INTEREST RATE SWAP (IRS) INTEREST RATE SWAP (IRS) 1. Interest Rate Swap (IRS)... 4 1.1 Terminology... 4 1.2 Application... 11 1.3 EONIA Swap... 19 1.4 Pricing and Mark to Market Revaluation of IRS... 22 2. Cross Currency Swap...

More information

FIXED-INCOME SECURITIES. Chapter 11. Forwards and Futures

FIXED-INCOME SECURITIES. Chapter 11. Forwards and Futures FIXED-INCOME SECURITIES Chapter 11 Forwards and Futures Outline Futures and Forwards Types of Contracts Trading Mechanics Trading Strategies Futures Pricing Uses of Futures Futures and Forwards Forward

More information

Manual for SOA Exam FM/CAS Exam 2.

Manual for SOA Exam FM/CAS Exam 2. Manual for SOA Exam FM/CAS Exam 2. Chapter 6. Variable interest rates and portfolio insurance. c 2009. Miguel A. Arcones. All rights reserved. Extract from: Arcones Manual for the SOA Exam FM/CAS Exam

More information

Forwards and Futures

Forwards and Futures Prof. Alex Shapiro Lecture Notes 16 Forwards and Futures I. Readings and Suggested Practice Problems II. Forward Contracts III. Futures Contracts IV. Forward-Spot Parity V. Stock Index Forward-Spot Parity

More information

1. Buy Low, Sell High. 2. Be diversified. First note that diversification works

1. Buy Low, Sell High. 2. Be diversified. First note that diversification works Hedging interest rate risk using financial futures Through DGAP and FGAP, a bank can assess its interest rate risk. Now we discuss how to reduce this exposure by using financial futures. First I present

More information

DERIVATIVES Presented by Sade Odunaiya Partner, Risk Management Alliance Consulting DERIVATIVES Introduction Forward Rate Agreements FRA Swaps Futures Options Summary INTRODUCTION Financial Market Participants

More information

SOCIETY OF ACTUARIES FINANCIAL MATHEMATICS EXAM FM SAMPLE QUESTIONS

SOCIETY OF ACTUARIES FINANCIAL MATHEMATICS EXAM FM SAMPLE QUESTIONS SOCIETY OF ACTUARIES EXAM FM FINANCIAL MATHEMATICS EXAM FM SAMPLE QUESTIONS This page indicates changes made to Study Note FM-09-05. April 28, 2014: Question and solutions 61 were added. January 14, 2014:

More information

Chapter 10 Forwards and Futures

Chapter 10 Forwards and Futures Chapter 10 Forwards and Futures Road Map Part A Introduction to finance. Part B Valuation of assets, given discount rates. Part C Determination of risk-adjusted discount rate. Part D Introduction to derivatives.

More information

Understanding Cross Currency Swaps. A Guide for Microfinance Practitioners

Understanding Cross Currency Swaps. A Guide for Microfinance Practitioners Understanding Cross Currency Swaps A Guide for Microfinance Practitioners Cross Currency Swaps Use: A Currency Swap is the best way to fully hedge a loan transaction as the terms can be structured to exactly

More information

Learning Curve Forward Rate Agreements Anuk Teasdale

Learning Curve Forward Rate Agreements Anuk Teasdale Learning Curve Forward Rate Agreements Anuk Teasdale YieldCurve.com 2004 Page 1 In this article we review the forward rate agreement. Money market derivatives are priced on the basis of the forward rate,

More information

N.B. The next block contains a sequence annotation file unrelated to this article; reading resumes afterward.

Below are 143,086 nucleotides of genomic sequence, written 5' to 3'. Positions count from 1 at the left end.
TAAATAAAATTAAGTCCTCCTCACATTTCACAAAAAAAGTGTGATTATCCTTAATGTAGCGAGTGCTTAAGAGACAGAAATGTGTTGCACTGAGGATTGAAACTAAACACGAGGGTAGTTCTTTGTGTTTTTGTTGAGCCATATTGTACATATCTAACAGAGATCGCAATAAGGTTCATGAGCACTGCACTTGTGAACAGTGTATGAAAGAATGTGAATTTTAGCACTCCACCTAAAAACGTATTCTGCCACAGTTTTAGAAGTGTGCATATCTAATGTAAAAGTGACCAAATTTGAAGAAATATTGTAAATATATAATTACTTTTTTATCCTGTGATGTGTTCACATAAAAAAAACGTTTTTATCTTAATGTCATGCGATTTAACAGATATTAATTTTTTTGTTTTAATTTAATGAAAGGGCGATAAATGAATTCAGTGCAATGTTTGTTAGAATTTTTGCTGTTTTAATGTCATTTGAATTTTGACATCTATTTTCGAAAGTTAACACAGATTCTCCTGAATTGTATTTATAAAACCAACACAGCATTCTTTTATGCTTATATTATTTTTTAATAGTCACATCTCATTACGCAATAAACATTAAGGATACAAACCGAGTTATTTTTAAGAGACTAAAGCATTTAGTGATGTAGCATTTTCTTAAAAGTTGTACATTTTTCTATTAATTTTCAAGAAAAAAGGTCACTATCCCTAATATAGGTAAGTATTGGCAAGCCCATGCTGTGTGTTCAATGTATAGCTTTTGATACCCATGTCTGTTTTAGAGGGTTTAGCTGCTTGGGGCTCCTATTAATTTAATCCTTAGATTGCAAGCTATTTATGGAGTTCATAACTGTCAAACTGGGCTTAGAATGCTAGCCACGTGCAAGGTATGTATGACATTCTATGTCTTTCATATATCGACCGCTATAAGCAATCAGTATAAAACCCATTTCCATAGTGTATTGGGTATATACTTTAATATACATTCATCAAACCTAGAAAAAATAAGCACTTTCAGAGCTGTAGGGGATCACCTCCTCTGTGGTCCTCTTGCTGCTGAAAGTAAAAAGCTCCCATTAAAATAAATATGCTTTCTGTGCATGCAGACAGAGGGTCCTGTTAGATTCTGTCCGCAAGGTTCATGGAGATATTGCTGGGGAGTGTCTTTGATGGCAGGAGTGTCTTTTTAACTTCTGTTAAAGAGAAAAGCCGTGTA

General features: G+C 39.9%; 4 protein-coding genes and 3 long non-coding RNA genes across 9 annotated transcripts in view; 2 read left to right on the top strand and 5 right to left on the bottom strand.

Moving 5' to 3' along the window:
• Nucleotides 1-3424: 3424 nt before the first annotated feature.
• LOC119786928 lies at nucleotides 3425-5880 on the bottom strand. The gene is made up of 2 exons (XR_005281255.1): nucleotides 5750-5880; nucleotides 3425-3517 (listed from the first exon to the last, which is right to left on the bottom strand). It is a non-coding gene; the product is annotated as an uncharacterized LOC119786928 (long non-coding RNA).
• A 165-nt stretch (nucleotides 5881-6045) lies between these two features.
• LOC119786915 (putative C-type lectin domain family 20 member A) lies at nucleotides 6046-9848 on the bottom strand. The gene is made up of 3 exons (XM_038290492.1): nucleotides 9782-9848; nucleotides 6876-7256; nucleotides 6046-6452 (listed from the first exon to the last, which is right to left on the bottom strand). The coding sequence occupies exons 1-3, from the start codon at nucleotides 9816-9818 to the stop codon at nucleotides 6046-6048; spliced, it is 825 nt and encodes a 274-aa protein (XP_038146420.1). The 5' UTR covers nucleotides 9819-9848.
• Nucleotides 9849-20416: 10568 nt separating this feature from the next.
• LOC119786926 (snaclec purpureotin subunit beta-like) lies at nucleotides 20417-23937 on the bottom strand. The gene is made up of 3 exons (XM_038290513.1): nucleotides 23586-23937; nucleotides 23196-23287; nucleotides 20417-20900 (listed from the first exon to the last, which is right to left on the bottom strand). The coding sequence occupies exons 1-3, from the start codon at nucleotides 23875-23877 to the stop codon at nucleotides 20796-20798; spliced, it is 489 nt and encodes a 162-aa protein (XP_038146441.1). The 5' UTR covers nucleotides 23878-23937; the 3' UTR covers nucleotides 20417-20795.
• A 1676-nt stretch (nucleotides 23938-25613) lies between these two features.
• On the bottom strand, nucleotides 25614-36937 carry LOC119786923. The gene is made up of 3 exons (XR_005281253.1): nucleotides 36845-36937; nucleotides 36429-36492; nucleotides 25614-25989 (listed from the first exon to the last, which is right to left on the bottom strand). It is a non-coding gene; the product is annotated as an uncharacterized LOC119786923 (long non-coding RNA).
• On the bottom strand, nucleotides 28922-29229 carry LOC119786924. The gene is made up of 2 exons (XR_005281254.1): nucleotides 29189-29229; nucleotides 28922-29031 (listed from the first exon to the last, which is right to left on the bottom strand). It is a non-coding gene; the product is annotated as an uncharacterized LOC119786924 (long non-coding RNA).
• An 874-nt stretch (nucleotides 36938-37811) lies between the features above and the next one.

Fina4500 Spring 2015 Extra Practice Problems Instructions

Fina4500 Spring 2015 Extra Practice Problems Instructions Extra Practice Problems Instructions: The problems are similar to the ones on your previous problem sets. All interest rates and rates of inflation given in the problems are annualized (i.e., stated as

More information

Finance 350: Problem Set 6 Alternative Solutions

Finance 350: Problem Set 6 Alternative Solutions Finance 350: Problem Set 6 Alternative Solutions Note: Where appropriate, the final answer for each problem is given in bold italics for those not interested in the discussion of the solution. I. Formulas

More information

Bond Options, Caps and the Black Model

Bond Options, Caps and the Black Model Bond Options, Caps and the Black Model Black formula Recall the Black formula for pricing options on futures: C(F, K, σ, r, T, r) = Fe rt N(d 1 ) Ke rt N(d 2 ) where d 1 = 1 [ σ ln( F T K ) + 1 ] 2 σ2

More information

2015 Exam 2 Syllabus Financial Mathematics Exam

2015 Exam 2 Syllabus Financial Mathematics Exam 2015 Exam 2 Syllabus Financial Mathematics Exam The syllabus for this exam is defined in the form of learning objectives that set forth, usually in broad terms, what the candidate should be able to do

More information

INTEREST RATE SWAPS September 1999

INTEREST RATE SWAPS September 1999 INTEREST RATE SWAPS September 1999 INTEREST RATE SWAPS Definition: Transfer of interest rate streams without transferring underlying debt. 2 FIXED FOR FLOATING SWAP Some Definitions Notational Principal:

More information

Fixed-Income Securities. Assignment

Fixed-Income Securities. Assignment FIN 472 Professor Robert B.H. Hauswald Fixed-Income Securities Kogod School of Business, AU Assignment Please be reminded that you are expected to use contemporary computer software to solve the following

More information

Floating rate Payments 6m Libor. Fixed rate payments 1 300000 337500-37500 2 300000 337500-37500 3 300000 337500-37500 4 300000 325000-25000

Floating rate Payments 6m Libor. Fixed rate payments 1 300000 337500-37500 2 300000 337500-37500 3 300000 337500-37500 4 300000 325000-25000 Introduction: Interest rate swaps are used to hedge interest rate risks as well as to take on interest rate risks. If a treasurer is of the view that interest rates will be falling in the future, he may

More information

Fixed Income Portfolio Management. Interest rate sensitivity, duration, and convexity